The Saints of Santa Ana: Faith and Ethnicity in a Mexican Majority City

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Catholicism has long been the dominant religion among ethnic Mexicans in the U.S. Recent shifts, however, have challenged the traditional association between Mexican ethnicity and Catholicism. Evangelical Protestantism has emerged as a notable alternative of ethnic identity expression for ethnic Mexicans.

This book takes readers into the thriving Mexican-majority neighborhoods of Santa Ana, California, a city once dubbed the hardest place to live in the U.S. There, Jonathan E. Calvillo explores how religious practices permeate the fabric of everyday social interactions for Mexican immigrants. How does faith shape these immigrants' sense of ethnic identity?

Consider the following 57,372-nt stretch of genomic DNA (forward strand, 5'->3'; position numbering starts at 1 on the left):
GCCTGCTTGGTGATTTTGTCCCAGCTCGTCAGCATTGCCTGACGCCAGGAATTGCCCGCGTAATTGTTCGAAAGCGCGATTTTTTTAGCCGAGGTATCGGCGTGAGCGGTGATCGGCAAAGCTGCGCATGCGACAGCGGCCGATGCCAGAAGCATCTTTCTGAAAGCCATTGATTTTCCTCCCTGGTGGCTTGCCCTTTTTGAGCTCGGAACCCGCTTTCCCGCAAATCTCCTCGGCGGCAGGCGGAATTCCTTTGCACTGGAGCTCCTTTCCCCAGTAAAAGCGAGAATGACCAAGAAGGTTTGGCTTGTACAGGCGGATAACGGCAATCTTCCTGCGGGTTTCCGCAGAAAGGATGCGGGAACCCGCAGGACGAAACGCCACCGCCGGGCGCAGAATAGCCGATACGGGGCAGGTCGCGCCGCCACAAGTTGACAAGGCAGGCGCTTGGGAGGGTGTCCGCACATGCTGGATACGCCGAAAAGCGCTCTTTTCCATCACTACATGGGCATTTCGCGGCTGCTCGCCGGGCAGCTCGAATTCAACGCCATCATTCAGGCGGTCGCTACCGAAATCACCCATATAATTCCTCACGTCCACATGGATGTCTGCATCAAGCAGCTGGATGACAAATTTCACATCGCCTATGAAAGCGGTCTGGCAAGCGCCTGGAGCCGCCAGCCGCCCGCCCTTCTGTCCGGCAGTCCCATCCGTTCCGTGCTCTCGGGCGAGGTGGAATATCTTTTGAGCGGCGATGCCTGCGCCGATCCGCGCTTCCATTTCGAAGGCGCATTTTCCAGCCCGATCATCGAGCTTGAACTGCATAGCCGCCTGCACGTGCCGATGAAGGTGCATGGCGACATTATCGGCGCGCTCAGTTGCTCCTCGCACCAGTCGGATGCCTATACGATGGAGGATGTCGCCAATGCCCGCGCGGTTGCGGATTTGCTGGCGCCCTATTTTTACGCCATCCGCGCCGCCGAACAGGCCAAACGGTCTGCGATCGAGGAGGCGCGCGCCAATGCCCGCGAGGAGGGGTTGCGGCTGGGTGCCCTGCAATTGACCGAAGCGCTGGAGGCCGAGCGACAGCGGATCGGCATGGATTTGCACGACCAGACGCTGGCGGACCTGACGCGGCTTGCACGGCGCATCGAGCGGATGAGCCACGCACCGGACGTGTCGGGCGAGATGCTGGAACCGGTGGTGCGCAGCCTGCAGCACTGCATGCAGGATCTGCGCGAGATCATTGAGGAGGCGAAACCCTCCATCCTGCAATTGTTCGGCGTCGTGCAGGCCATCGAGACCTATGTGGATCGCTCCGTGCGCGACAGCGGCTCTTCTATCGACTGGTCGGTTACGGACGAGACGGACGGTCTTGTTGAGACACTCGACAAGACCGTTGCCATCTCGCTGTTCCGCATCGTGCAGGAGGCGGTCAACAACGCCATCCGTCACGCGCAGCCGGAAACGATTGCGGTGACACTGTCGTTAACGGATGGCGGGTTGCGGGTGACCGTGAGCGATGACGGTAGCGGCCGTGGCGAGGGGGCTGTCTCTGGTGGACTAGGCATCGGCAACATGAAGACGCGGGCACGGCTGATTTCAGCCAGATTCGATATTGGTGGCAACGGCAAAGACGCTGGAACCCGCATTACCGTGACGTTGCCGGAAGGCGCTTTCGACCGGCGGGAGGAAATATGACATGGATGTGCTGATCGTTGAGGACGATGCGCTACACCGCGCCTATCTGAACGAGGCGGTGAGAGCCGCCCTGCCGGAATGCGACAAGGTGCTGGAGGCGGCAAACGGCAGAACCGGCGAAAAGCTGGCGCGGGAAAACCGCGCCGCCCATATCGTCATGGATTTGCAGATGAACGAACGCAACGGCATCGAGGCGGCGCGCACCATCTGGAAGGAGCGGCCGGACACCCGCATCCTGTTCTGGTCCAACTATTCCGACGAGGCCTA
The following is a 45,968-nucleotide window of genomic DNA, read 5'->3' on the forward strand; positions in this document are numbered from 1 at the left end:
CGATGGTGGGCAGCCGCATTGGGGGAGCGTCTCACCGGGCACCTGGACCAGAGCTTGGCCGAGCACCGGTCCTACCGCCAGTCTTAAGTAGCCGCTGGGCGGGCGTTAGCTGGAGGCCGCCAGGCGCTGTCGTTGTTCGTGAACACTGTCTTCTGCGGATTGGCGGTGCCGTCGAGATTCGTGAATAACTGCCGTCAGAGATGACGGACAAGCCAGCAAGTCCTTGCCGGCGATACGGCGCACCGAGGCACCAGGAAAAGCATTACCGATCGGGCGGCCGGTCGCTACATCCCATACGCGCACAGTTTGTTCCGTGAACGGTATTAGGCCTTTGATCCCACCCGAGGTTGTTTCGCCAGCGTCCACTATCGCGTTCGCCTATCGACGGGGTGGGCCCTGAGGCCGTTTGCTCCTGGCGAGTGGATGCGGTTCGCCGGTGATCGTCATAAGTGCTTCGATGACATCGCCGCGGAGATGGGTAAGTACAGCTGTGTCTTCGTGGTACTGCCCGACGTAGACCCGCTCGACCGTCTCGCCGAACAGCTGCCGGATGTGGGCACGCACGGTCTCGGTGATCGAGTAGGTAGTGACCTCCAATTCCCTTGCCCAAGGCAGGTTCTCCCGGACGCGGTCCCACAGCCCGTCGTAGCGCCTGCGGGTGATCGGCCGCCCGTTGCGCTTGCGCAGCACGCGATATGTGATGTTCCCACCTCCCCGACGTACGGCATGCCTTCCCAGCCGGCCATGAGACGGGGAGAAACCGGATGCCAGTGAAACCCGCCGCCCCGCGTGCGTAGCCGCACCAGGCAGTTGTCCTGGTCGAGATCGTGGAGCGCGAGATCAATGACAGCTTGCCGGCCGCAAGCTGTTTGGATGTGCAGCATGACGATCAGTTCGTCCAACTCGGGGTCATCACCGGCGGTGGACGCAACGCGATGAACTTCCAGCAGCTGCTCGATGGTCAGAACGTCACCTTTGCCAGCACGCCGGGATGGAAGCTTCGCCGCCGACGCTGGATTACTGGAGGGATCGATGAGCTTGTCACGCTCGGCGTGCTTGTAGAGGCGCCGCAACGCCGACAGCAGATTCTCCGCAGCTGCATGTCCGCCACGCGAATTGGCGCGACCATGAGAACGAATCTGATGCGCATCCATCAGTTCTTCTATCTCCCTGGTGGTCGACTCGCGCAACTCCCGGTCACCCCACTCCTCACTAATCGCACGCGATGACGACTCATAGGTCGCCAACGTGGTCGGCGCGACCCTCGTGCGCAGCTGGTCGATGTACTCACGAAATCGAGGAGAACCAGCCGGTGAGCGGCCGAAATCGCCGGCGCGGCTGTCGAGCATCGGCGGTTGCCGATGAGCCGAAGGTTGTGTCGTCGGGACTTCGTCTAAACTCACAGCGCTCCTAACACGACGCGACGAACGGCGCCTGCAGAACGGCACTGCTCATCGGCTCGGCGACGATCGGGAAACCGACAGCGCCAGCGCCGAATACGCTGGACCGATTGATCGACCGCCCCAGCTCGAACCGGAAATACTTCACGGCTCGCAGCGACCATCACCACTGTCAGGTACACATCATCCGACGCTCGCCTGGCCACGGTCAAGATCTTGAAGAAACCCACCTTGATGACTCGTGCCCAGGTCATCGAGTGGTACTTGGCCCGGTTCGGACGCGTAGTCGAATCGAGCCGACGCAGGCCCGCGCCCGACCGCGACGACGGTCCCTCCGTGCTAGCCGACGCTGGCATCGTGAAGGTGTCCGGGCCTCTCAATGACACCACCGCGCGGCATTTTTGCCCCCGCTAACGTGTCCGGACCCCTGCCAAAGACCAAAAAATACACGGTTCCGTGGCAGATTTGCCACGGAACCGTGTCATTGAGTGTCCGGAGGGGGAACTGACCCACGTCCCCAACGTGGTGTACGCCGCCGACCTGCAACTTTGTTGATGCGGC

To answer this question, The Saints of Santa Ana compares the experiences of Catholic and Evangelical Mexican immigrants-the two largest religious groupings in the city. Drawing on five years of participant observation and in-depth interviews, this book argues that religious affiliations set Catholics and Evangelicals along diverging trajectories with regard to ethnic identity. In particular, Calvillo argues, Catholics and Evangelicals have differing perspectives on collective memory and ethnic community. The Saints of Santa Ana offers a rich portrait of a fascinating American community.

Product Details

Oxford University Press, USA
Publish Date
November 13, 2020

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About the Author

Jonathan E. Calvillo is Assistant Professor of Sociology of Religion at Boston University School of Theology. A son of Mexican immigrants, born and raised in Southern California, he holds a Ph.D. in Sociology from the University of California at Irvine. His scholarship centers on the sociology of religion, race and ethnicity, and immigration, especially within Latinx communities.